Options expanded in Shreveport’s Allendale neighborhood 0
Posted on 28, November 2009
Residents of Shreveport’s Allendale and Ledbetter Heights neighborhoods this year say they are extra grateful for options for food, whether it’s from a locally owned grocery store or a community garden.
The area’s story is no secret. Formerly thriving blocks decayed into buildingless, overgrown lots. But that is changing slowly.
Nonprofits and churches such as People of Praise, Community Renewal International, Habitat for Humanity, Mt. Canaan and Galilee Baptist churches and the Fuller Center for Housing have built dozens of homes and apartments that provide housing below market and at competitive prices. That has happened in conjunction with government plus help from private businesses.
But residences alone can’t restore a place, according to elected and unofficial community leaders. So commerce and other amenities must come next.
Allendale native Claude Marshall is trying to do that with his family’s Dale Street Grocery and Deli. The business has been open nearly a year in a building that housed a former store before it burned.
Marshall takes a hyper local approach in his enterprise. He doesn’t sell alcohol — “seeing as how it’s destroyed the neighborhood” — and is hoping to get involved with WIC — which stands for Women, Infants, and Children — and provides money to get food for mothers and their young children.
“When you’ve got to pay somebody $5 to get something that cost $2, it just wouldn’t be feasible,” Marshall said, alluding to the cost of taxis or public transportation being too expensive. “They want something to eat without having to walk a long way to get it.”
Marshall, 55, is glad his business has seen its first Thanksgiving: “I’m in the black. I’m not in the red. I thank the loyal customers that come in every day.”
Shreveport City Councilman Calvin Lester, who has represented the neighborhoods since 2002, is thankful for business owners like Marshall.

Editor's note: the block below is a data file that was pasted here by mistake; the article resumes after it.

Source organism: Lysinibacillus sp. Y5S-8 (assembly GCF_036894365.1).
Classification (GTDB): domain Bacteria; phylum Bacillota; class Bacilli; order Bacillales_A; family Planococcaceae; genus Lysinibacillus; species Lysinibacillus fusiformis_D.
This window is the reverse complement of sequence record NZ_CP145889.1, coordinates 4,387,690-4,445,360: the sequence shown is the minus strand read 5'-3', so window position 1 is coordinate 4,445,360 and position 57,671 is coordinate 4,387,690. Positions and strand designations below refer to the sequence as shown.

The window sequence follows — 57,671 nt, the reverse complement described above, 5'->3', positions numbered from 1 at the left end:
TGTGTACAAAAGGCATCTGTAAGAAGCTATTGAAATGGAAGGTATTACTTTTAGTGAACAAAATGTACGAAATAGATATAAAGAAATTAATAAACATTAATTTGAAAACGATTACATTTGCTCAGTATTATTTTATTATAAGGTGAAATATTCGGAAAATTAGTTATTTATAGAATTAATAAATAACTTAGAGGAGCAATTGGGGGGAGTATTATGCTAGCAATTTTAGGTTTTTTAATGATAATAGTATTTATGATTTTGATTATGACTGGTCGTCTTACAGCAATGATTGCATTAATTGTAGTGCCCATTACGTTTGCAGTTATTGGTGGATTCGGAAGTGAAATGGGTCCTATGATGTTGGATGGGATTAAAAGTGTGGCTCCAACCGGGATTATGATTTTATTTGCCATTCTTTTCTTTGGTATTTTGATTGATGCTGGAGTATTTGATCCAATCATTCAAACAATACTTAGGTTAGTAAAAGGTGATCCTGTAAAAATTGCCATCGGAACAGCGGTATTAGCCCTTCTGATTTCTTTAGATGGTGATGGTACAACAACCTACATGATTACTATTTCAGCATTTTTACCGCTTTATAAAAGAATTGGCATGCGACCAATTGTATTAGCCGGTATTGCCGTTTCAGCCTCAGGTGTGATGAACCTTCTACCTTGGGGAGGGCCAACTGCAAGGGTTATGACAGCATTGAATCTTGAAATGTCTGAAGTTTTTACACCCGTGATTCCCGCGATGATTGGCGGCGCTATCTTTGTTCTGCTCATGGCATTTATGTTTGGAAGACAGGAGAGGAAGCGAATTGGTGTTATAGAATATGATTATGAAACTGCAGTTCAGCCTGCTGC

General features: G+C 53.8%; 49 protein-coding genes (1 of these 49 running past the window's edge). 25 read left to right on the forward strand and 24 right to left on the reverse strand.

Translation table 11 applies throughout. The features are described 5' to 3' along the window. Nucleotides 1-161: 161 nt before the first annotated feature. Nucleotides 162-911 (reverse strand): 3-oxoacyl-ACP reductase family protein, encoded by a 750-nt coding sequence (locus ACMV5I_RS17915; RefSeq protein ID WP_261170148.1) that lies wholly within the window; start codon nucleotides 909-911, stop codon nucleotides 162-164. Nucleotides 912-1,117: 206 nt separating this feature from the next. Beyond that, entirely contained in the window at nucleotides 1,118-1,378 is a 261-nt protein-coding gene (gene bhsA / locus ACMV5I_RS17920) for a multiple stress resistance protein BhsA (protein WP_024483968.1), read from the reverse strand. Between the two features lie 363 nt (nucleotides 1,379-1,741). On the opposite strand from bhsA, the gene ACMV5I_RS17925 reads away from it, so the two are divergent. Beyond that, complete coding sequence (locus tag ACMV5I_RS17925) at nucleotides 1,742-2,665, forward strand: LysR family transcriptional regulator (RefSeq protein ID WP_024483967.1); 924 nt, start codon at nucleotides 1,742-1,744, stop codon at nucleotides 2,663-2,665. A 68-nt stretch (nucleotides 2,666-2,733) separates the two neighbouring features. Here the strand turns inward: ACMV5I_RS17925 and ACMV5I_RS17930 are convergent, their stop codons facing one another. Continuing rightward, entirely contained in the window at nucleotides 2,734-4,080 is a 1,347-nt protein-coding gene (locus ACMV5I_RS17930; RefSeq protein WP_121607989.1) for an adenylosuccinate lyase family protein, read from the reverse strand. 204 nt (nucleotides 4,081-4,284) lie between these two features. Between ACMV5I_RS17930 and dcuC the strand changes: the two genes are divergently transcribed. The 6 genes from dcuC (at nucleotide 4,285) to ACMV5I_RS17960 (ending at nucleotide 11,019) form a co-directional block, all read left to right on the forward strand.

“We have built houses and we have put people in those houses. But the thing that needs to happen now is focusing on the entrepreneurial opportunities and the economic development for the area,” Lester said. “I have said that there are some things that government does well, and there’s others it does not. I think government can build houses, but it takes more than just governmental intervention to rebuild communities.”
Empty parcels of land don’t just happen. Between 1970 and 2000, the population in Allendale shrank from 16,247 to 5,982. During that same time, Shreveport’s total residents grew nearly 10 percent from 182,064 to 200,145.
But besides new houses, Allendale and Ledbetter Heights residents have found other creative ways to rebuild.
The appropriately named Rosie Chaffold takes care of the Allendale Garden of Hope and Love. She’s a familiar face to neighbors — who honked and waved while driving by on a recent Tuesday — and she’s received media attention and accolades over the years for her work with dirt.
With lots of help from the LSU AgCenter and volunteers from outside the neighborhood, she provides plenty of green stuff for neighbors to eat, free of charge, plus well-kept flower beds. And all on a street corner where she and police say folks used to meet “for something stronger than that — something illegal.” And that would have been drugs.
But since 2001, Chaffold said, neighbors who used to ask her why she tried to make a difference occasionally stop by to help her with gardening. Now she feels gratified but hopes more nearby residents will join her. The work and the food, she said, are the bounty.
“When you’re in a garden you feel like you’re next to God, close to the Earth,” said Chaffold, a Mer Rouge native who has called Allendale home for more than three decades.
Ruth Peace has seen more changes in Allendale than Chaffold. The 89-year-old woman has lived on Buena Vista Street, where she raised a family with her late husband, since 1960. She eats a vegetable or two from the community garden now and then, and she appreciates the work that goes into it.
“I’ll be 90 years old come next August, so you know I have a whole lot to be thankful for,” Peace said. “It has changed. But there’s always room for improvement.”
By Adam Kealoha Causey • firstname.lastname@example.org